When Google first introduced Streetview (mid 2007), a photographic documenting of nearly every street in every major city across the US, its quality was not great. Pictures were grainy, lighting wasn’t always optimal, and in some cases, Google’s Priuses were documenting streets at night, resulting in a nearly worthless representation of the actual streetscape.
But, the concept was awesome. Imagine being able to look up any address and get an idea of its surroundings, neighbors, urban amenities, and general condition. This undertaking had major implications for real estate investors, police reconnaissance, and all map geeks and urbanophiles. With an address, satellite aerial image, and real imagery from the curb, any aspect of the built environment along a public street could be verified: building or lot size…overhead utilities…or the presence of nice trees and absence of drug dealers on a particular corner.
Once high-definition cameras went more mainstream, Google’s imagery improved, and many roads and streets were represented more vividly and with superior detail. Still, one of Google’s main challenges is to maintain current and accurate imagery, which can only be updated as quickly as its fleet of camera-cars can circulate. In addition to covering the US, Google has expanded to nearly every country in the world, with gaps in unsafe or undrivable places.
As a map/city/space lover, I find Streetview’s content useful both for research and leisure. Now that almost every urban place on earth has been documented, it’s hard not to get lost in the accessible exoticism. Santiago, Chile is a place I’d like to go. Full of business and intellectuals, and known for its wine.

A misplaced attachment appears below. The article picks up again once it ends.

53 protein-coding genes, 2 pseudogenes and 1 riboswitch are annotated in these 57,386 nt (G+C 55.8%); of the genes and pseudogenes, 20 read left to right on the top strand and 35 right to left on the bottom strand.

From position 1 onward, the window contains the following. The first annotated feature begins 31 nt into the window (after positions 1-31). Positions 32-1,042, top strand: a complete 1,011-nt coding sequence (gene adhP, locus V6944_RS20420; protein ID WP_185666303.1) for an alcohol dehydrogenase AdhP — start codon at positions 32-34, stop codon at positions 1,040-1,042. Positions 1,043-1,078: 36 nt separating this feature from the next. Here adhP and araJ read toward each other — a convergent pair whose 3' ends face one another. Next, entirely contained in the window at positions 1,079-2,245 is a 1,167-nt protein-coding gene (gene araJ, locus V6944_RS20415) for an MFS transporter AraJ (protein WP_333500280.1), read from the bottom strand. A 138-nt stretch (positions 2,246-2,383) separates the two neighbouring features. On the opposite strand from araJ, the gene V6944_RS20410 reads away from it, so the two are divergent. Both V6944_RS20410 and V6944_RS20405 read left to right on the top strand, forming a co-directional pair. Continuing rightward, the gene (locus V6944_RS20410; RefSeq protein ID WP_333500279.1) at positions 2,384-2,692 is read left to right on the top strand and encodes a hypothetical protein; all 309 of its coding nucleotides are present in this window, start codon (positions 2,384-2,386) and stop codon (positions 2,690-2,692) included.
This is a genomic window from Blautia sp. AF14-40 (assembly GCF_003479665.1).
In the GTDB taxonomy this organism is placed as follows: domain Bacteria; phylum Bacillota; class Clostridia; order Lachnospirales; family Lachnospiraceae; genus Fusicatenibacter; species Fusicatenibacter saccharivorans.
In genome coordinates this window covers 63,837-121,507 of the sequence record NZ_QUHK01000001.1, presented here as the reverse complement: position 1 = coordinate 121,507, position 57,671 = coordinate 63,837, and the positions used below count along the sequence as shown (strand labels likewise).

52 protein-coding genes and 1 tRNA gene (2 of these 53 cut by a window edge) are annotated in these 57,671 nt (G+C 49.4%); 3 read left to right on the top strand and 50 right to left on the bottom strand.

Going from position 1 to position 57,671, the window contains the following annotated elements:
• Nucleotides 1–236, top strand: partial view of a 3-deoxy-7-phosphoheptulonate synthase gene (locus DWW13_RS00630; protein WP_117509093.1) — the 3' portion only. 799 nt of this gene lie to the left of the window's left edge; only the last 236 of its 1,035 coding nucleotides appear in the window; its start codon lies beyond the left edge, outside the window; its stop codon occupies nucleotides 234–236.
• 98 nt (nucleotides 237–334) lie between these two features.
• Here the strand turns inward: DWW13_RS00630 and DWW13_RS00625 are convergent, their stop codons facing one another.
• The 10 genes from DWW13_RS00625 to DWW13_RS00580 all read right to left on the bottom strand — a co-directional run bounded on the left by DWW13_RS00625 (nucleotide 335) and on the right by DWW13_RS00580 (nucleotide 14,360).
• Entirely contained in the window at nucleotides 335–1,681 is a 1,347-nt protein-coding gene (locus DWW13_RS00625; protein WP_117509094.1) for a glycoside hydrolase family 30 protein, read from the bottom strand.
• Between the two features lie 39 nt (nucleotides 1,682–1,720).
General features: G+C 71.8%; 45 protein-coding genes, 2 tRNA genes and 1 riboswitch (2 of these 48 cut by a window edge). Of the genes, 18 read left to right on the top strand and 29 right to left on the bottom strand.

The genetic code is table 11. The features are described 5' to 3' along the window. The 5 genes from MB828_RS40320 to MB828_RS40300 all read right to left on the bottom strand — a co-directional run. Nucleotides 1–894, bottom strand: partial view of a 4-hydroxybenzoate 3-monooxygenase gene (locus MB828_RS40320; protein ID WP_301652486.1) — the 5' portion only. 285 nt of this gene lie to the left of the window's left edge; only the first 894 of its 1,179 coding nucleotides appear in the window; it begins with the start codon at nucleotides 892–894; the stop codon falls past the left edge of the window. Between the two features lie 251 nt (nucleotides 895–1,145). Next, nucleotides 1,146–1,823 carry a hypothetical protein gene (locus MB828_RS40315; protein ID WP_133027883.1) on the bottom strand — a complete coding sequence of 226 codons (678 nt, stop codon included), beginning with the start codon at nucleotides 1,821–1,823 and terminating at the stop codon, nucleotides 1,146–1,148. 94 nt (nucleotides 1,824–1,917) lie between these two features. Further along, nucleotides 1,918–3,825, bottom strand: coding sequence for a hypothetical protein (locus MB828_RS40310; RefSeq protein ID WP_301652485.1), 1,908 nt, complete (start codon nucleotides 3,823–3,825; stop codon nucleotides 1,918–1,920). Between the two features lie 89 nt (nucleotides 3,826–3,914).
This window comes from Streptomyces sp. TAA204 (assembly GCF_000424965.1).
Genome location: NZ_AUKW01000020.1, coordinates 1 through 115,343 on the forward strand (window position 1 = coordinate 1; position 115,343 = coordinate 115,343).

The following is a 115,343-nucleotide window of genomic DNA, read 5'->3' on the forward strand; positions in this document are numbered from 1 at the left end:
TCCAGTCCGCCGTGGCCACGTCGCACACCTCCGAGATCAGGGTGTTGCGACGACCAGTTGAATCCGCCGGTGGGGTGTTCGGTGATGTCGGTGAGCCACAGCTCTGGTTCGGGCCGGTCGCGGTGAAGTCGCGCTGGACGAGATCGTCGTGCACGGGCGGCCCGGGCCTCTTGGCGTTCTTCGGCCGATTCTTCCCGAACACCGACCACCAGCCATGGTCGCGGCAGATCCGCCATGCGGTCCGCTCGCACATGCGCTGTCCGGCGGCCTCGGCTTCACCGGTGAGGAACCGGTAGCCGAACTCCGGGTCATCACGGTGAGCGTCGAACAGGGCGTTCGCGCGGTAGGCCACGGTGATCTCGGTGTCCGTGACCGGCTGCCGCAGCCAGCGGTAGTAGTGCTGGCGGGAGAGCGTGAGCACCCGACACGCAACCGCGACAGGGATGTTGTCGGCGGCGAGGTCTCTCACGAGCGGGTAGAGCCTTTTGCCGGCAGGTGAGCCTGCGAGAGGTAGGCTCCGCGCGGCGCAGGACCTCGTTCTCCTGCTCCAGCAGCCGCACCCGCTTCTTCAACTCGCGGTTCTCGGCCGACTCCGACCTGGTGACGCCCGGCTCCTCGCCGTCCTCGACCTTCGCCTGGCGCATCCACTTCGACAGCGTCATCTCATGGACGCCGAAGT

Across South America, Sao Paulo and Rio de Janiero are captured in unvarnished, candid detail that you just can’t get in someone’s photos.
To create my many custom Google Maps, I use Streetview to verify locations, and along the way, usually find cool storefronts, or houses I like, or curious scenes. I can pull up where I stayed in London…the cool Prada store in Tokyo…
Closer to home, the house I grew up in is looking wonderful.
And I’ve already chosen where I’d live in Austin…
And some of my favorite Chicago residences…
Though nothing beats the real thing, Streetview is a useful aid in becoming familiar with the sights and scenes around the globe. It confirms a level of global homogeneity, at least from a vehicle’s perspective. Cities are punctuated by cars and roads, and the scenes never look very different. It indirectly underlines the true value of travel: the sensory differences that cannot be photographed, like people, weather, food, activity, and entertainment…and Mother Nature’s scenes that are not reachable by vehicle (i.e. Patagonia, the Grand Canyon, the middle of the Atlantic).
Travel is not as regular as I’d like at this stage in my life, though I manage to learn and absorb a lot through making maps and learning new urban layouts. For the pauper-daydreamer, Google Streetview presents a temporary escape from the familiar and predictable to show you what all exists in the world, to a limit. For planning future travel, it can strip away the initial mystery and even screen out places that don’t look so great.
For free, unlimited access and regularly refreshed content, I’ll gladly take advantage of the hard work Google has put in to image the world’s roads.